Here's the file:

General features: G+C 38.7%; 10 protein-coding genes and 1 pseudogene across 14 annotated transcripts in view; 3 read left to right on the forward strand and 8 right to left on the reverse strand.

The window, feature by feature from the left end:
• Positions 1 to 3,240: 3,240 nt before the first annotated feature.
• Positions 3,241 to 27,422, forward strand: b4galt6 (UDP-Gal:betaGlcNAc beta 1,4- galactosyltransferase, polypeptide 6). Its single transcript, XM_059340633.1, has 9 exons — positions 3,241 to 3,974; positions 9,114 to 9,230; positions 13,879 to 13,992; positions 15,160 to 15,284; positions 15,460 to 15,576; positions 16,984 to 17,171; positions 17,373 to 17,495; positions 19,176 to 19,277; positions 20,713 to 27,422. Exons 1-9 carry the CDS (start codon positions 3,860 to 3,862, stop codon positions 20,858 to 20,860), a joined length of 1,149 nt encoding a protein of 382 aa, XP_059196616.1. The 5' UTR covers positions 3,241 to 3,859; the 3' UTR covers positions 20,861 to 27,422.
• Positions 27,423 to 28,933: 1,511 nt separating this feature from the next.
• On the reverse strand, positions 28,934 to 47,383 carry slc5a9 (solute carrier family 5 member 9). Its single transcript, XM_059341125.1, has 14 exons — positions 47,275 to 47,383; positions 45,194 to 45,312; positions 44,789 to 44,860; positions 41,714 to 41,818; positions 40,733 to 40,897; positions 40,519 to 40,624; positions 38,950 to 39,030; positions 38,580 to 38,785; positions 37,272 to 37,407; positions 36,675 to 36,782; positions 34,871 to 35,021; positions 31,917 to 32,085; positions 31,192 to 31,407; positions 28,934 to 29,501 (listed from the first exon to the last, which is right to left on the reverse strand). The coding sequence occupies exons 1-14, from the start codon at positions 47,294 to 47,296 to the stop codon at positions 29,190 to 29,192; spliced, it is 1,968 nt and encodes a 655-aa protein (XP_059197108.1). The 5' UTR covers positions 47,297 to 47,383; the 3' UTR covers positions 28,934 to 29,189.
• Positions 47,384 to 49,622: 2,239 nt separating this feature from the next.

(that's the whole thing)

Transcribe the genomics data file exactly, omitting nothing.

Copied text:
General features: G+C 38.7%; 10 protein-coding genes and 1 pseudogene across 14 annotated transcripts in view; 3 read left to right on the forward strand and 8 right to left on the reverse strand.

The window, feature by feature from the left end:
• Positions 1 to 3,240: 3,240 nt before the first annotated feature.
• Positions 3,241 to 27,422, forward strand: b4galt6 (UDP-Gal:betaGlcNAc beta 1,4- galactosyltransferase, polypeptide 6). Its single transcript, XM_059340633.1, has 9 exons — positions 3,241 to 3,974; positions 9,114 to 9,230; positions 13,879 to 13,992; positions 15,160 to 15,284; positions 15,460 to 15,576; positions 16,984 to 17,171; positions 17,373 to 17,495; positions 19,176 to 19,277; positions 20,713 to 27,422. Exons 1-9 carry the CDS (start codon positions 3,860 to 3,862, stop codon positions 20,858 to 20,860), a joined length of 1,149 nt encoding a protein of 382 aa, XP_059196616.1. The 5' UTR covers positions 3,241 to 3,859; the 3' UTR covers positions 20,861 to 27,422.
• Positions 27,423 to 28,933: 1,511 nt separating this feature from the next.
• On the reverse strand, positions 28,934 to 47,383 carry slc5a9 (solute carrier family 5 member 9). Its single transcript, XM_059341125.1, has 14 exons — positions 47,275 to 47,383; positions 45,194 to 45,312; positions 44,789 to 44,860; positions 41,714 to 41,818; positions 40,733 to 40,897; positions 40,519 to 40,624; positions 38,950 to 39,030; positions 38,580 to 38,785; positions 37,272 to 37,407; positions 36,675 to 36,782; positions 34,871 to 35,021; positions 31,917 to 32,085; positions 31,192 to 31,407; positions 28,934 to 29,501 (listed from the first exon to the last, which is right to left on the reverse strand). The coding sequence occupies exons 1-14, from the start codon at positions 47,294 to 47,296 to the stop codon at positions 29,190 to 29,192; spliced, it is 1,968 nt and encodes a 655-aa protein (XP_059197108.1). The 5' UTR covers positions 47,297 to 47,383; the 3' UTR covers positions 28,934 to 29,189.
• Positions 47,384 to 49,622: 2,239 nt separating this feature from the next.